AGL Energy rules out buying Anglesea power station

Major Australian energy company AGL Energy has ruled out buying Anglesea’s brown-coal power station, citing its negative effects upon the health and wellbeing of local residents.

Alcoa announced plans to sell the mining lease and power station at Anglesea in February following its decision to close the Port Henry aluminium smelter. The Anglesea community has urged Alcoa to decommission the power station and rehabilitate the mine site, highlighting the health and environmental damage caused by the ongoing operation of the 53-year-old facility.

One of Australia’s oldest energy companies, AGL Energy invests and operates in power generation, gas production and energy retailing. AGL Energy Managing Director, Michael Fraser, said that while it was company policy not to comment on speculation about potential transactions, he confirmed that it was not AGL’s intention to buy the Anglesea coal mine or power station.

“We are mindful of effects on local communities on any investment decisions we make,” Mr Fraser said. “We would only commit to buying an asset if we were satisfied that it could be operated safely and reliably and without compromising the health and wellbeing of employees and local residents.”

The Anglesea coal mine and power station were established by Alcoa in 1961 for the express purpose of supplying electricity to its Point Henry aluminium smelter, which consumes approximately 6% of Victoria’s electricity production.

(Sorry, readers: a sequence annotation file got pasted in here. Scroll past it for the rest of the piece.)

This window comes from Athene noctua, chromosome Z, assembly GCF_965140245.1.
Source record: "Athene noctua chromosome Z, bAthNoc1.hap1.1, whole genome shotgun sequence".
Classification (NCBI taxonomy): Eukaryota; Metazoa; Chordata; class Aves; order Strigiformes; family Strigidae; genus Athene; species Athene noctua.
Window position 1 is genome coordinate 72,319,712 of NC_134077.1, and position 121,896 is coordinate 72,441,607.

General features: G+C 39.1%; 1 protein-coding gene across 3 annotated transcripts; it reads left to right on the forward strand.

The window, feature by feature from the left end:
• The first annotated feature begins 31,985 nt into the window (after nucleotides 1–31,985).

Three months before Alcoa announced its intention to close the smelter in Geelong, it applied to the Essential Services Commission to supply electricity from Anglesea directly to the grid.

Last month, a report commissioned by the Energy Supply Association warned that Australia’s energy market was “chronically oversupplied”, while Federal Industry Minister Ian Macfarlane told ABC Radio on April 26 that Australia was “facing an enormous challenge in terms of an excess generating capacity in electricity” and that “to be adding large quantities of generation into that situation has to be questioned”.

Surf Coast Air Action spokesperson, Dr Jacinta Morahan, said there was no longer any justification for the continued operation of this dangerous and polluting brown-coal power station.

“There is a groundswell of concern in Anglesea and the Surf Coast about the continued operation of an out of date and dangerously polluting coal mine and coal fired power station within a kilometre of our primary school and homes,” Dr Morahan said. “82% of Anglesea residents surveyed about the coal mine and power station have said they want it shut down, with only 8% in favour of continued operation. Given that it no longer supports jobs at Point Henry, the electricity is not needed, we believe that the health and environmental damage that this power station causes can no longer be justified. AGL has ruled itself out of buying Alcoa’s old and polluting coal mine and power station in acknowledgment of the health and well being of local residents and workers. We call on other electricity generators and retailers to act responsibly and do the same”